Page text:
Concealing evidence: prosecutors gone wild

“Given the Supreme Court’s repeated endorsement of professional discipline as the appropriate vehicle for addressing allegations of prosecutorial misconduct, one might suppose that state bar agencies frequently sanction prosecutors. In fact, prosecutors are rarely held accountable for violating ethics rules. A Chicago Tribune study identified 381 homicide cases nationally in which Brady Violations (withholding evidence) produced conviction reversals. Yet prosecutors faced disciplinary action in only forty-four of those cases, and seven of these actions were eventually dismissed.“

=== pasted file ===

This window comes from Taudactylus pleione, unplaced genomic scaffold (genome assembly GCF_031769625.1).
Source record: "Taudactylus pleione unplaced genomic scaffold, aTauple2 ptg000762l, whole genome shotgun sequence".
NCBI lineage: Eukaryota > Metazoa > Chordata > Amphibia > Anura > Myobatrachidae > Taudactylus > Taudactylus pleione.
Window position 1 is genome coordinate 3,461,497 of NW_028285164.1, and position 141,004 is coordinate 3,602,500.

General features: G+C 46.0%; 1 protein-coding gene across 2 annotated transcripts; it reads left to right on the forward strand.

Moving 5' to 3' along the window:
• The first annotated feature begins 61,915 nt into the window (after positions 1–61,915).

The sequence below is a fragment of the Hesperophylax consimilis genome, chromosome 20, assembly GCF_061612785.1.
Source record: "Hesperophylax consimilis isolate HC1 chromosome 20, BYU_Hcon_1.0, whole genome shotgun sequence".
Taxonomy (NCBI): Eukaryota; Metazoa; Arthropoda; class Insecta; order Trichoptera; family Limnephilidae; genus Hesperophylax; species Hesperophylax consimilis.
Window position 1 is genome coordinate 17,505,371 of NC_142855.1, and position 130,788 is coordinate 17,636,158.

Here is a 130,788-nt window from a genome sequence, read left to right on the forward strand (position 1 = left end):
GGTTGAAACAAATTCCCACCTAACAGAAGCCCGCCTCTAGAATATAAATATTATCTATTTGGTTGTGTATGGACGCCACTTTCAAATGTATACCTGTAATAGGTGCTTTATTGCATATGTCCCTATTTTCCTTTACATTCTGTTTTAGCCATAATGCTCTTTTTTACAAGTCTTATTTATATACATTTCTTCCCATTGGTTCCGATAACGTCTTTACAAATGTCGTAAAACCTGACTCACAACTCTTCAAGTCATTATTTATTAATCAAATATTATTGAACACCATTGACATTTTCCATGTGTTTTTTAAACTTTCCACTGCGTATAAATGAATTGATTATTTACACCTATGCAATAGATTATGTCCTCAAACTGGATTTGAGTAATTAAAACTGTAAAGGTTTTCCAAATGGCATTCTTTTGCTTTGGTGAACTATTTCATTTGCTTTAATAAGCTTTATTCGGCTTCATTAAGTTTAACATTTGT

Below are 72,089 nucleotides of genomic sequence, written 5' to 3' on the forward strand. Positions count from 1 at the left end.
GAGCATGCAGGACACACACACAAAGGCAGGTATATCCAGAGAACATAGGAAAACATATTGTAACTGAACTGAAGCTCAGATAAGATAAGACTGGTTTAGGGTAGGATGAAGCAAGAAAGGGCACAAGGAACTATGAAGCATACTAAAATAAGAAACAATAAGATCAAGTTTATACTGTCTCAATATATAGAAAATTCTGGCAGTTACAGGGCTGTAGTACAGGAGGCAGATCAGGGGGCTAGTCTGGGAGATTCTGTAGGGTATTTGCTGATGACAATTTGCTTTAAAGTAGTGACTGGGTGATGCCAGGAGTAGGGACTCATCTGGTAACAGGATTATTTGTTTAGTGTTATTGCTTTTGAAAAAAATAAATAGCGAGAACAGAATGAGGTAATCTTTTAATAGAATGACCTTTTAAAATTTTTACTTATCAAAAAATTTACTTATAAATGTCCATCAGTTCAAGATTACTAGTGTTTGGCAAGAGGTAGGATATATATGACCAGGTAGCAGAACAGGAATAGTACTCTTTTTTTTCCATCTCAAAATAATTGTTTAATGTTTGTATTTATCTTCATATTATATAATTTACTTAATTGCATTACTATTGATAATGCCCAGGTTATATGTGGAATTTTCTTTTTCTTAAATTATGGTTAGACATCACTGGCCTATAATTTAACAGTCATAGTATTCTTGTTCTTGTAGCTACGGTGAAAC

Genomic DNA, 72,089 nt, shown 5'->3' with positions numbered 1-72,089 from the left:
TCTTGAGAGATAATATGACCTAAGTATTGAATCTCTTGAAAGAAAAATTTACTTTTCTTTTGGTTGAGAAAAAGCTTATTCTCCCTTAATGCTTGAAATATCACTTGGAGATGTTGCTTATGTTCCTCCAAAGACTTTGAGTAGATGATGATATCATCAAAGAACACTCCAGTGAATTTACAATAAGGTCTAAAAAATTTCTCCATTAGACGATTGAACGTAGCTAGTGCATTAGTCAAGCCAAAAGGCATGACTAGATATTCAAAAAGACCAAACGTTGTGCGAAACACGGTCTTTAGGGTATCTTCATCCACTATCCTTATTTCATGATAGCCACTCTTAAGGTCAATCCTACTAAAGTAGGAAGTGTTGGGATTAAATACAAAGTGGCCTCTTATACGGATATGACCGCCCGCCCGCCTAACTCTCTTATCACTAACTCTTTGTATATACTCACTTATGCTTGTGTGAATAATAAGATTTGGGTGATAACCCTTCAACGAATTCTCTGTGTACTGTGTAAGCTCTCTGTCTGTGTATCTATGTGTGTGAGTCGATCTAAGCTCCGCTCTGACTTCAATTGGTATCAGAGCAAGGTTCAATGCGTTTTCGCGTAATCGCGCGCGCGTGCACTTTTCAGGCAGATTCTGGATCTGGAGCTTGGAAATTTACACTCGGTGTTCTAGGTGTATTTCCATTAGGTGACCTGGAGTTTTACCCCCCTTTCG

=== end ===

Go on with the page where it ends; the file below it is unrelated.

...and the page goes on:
The journal went on to conclude: “As these studies indicate, infrequent punishment of prosecutors cannot be blamed on a paucity of discoverable violations. Even when judicial findings of misconduct result in the conviction reversals, disciplinary sanctions are almost never imposed against the offending prosecutor.”


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